# What properties do we lose when moving from the rational numbers to the real numbers?

When we pass from the real numbers to the complex numbers, we lose total ordering. But what do we lose when we move from the rational numbers to the real numbers?

• In this question I claimed that we lose "finite representability", but I'm not sure what that actually means or how to state it rigorously. – Joe Z. Jan 31 '14 at 3:12
• Would this be precision or exactitude? – CAGT Jan 31 '14 at 3:15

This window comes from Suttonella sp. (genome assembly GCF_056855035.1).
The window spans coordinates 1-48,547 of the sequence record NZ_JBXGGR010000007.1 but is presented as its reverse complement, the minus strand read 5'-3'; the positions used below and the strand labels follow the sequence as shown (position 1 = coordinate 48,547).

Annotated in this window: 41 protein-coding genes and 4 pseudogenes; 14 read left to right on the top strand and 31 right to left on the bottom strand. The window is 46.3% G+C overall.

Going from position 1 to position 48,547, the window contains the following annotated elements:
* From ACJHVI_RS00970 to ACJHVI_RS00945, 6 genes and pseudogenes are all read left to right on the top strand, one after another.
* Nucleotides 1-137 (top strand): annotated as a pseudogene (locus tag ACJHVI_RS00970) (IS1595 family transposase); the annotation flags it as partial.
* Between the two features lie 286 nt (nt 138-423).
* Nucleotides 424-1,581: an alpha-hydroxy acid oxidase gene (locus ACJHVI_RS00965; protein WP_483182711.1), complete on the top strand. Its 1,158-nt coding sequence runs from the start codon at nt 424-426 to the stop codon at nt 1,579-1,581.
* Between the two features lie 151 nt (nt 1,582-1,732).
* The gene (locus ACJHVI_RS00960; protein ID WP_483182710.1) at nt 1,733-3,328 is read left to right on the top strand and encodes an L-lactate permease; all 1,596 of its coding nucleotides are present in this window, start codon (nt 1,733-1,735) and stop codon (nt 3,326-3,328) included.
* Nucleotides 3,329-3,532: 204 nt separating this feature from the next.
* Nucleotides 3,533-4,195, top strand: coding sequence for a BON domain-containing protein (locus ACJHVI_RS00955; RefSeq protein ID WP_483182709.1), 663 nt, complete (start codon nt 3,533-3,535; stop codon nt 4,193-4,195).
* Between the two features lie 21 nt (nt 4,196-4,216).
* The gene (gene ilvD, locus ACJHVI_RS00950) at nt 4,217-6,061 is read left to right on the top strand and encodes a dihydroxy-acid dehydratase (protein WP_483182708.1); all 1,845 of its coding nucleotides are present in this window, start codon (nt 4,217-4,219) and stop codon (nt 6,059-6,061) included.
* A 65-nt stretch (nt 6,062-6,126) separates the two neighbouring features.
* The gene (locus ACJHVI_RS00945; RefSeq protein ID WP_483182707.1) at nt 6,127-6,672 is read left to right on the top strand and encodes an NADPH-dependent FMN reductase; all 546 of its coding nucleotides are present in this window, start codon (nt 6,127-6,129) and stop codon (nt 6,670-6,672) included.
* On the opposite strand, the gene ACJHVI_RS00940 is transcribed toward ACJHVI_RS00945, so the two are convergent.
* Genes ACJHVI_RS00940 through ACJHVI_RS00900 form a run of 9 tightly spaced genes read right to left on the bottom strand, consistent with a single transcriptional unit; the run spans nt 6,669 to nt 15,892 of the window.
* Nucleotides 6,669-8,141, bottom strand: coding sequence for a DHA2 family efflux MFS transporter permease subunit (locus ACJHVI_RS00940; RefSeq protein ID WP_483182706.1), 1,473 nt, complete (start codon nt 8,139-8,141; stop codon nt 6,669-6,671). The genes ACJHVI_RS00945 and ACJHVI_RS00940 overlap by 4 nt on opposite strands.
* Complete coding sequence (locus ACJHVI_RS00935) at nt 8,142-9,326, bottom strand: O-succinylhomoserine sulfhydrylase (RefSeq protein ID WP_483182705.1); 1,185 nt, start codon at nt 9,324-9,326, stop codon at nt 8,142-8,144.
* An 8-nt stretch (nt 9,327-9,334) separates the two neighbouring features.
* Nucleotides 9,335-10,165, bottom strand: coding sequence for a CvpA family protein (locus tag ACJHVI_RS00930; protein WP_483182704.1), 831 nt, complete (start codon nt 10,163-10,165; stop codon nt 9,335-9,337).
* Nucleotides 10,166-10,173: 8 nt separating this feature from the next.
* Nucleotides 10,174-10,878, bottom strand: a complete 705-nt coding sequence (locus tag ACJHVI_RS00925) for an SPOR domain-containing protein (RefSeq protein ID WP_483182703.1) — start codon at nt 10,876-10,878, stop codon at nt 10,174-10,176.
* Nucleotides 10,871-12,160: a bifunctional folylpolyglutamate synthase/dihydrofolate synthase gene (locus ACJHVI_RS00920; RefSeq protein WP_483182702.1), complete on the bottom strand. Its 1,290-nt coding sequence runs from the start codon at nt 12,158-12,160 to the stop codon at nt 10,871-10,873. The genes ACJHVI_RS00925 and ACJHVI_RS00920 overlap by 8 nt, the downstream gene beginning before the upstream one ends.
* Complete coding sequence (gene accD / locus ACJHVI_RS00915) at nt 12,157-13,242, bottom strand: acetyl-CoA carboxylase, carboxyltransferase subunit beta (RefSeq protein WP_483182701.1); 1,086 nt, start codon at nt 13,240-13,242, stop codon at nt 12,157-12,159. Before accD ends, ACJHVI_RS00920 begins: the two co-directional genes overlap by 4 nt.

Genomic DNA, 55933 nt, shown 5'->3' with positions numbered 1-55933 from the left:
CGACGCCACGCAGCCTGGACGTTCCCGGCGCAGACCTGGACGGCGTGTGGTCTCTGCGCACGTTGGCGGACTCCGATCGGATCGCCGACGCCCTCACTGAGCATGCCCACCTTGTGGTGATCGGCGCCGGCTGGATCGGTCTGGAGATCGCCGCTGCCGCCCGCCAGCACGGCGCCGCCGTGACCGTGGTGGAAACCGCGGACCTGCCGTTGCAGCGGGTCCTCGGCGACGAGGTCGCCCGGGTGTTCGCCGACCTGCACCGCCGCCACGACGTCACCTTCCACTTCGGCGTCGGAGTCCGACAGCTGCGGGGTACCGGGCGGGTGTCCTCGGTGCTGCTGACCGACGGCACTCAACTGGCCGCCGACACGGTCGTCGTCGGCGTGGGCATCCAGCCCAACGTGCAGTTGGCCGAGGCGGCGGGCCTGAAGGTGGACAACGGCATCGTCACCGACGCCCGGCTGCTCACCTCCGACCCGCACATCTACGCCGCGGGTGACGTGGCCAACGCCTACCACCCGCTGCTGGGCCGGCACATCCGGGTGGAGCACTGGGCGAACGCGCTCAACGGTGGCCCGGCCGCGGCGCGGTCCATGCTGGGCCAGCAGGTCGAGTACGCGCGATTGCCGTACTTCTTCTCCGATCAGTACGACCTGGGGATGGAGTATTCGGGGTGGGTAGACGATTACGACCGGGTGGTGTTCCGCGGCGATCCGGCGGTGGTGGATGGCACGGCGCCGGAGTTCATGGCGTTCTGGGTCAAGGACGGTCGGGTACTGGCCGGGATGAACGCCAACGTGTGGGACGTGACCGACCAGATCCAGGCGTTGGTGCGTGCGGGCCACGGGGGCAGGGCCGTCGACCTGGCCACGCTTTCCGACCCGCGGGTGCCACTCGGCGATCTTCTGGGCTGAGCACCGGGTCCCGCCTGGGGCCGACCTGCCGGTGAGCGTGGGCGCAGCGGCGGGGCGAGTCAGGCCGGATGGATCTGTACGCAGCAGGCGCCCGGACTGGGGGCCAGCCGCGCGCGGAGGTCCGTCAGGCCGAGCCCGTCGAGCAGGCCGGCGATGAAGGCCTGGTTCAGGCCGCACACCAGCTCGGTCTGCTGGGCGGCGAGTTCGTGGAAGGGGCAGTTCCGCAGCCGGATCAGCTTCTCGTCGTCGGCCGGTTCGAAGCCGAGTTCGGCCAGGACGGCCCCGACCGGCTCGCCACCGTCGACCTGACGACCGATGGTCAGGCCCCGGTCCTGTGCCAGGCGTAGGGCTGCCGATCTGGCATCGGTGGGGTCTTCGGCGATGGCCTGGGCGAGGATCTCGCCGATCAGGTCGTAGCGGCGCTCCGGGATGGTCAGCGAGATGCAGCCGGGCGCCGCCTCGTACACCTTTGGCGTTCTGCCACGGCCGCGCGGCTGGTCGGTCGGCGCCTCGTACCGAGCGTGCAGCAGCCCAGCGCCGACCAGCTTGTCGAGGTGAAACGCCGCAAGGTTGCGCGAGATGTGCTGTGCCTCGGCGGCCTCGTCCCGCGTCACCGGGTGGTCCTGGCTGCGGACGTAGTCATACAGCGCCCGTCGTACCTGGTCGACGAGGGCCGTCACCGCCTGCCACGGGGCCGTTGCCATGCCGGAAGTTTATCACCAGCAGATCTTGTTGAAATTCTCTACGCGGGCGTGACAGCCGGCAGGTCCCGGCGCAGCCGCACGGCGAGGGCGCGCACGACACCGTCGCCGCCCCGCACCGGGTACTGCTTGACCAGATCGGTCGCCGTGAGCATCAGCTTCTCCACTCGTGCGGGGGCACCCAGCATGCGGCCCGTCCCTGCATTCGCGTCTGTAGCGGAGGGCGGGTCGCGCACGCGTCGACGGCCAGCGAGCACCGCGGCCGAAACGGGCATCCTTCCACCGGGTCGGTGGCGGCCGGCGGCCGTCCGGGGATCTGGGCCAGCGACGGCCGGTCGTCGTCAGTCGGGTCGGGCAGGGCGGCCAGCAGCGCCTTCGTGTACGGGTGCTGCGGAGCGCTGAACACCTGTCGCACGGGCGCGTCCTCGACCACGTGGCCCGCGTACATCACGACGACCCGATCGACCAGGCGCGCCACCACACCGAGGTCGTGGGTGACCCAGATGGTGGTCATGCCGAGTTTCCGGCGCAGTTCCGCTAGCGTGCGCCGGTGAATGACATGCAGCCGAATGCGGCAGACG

• We lose total disconnectedness. – Matemáticos Chibchas Feb 1 '14 at 7:42
• That seems like a relatively weird property to lose, though, compared to the loss of total ordering in complex numbers and commutativity in quaternions. – Joe Z. Feb 1 '14 at 21:53
• Rationals have nice property: every additive function is linear. Reals doesnt. – user135508 Apr 29 '14 at 17:27

What you mean by "finite representability" could be this. Or, you might mean that for any rational number $q$, there are (finite) integers $a$, $b$ where $a/b=q$, whereas if we define the reals as the limit points of Cauchy sequences of rational numbers, then for any real number $r$, we can only be sure that there are (infinite) integer sequences $(a_n)$, $(b_n)$ so that $a_n/b_n\to r$.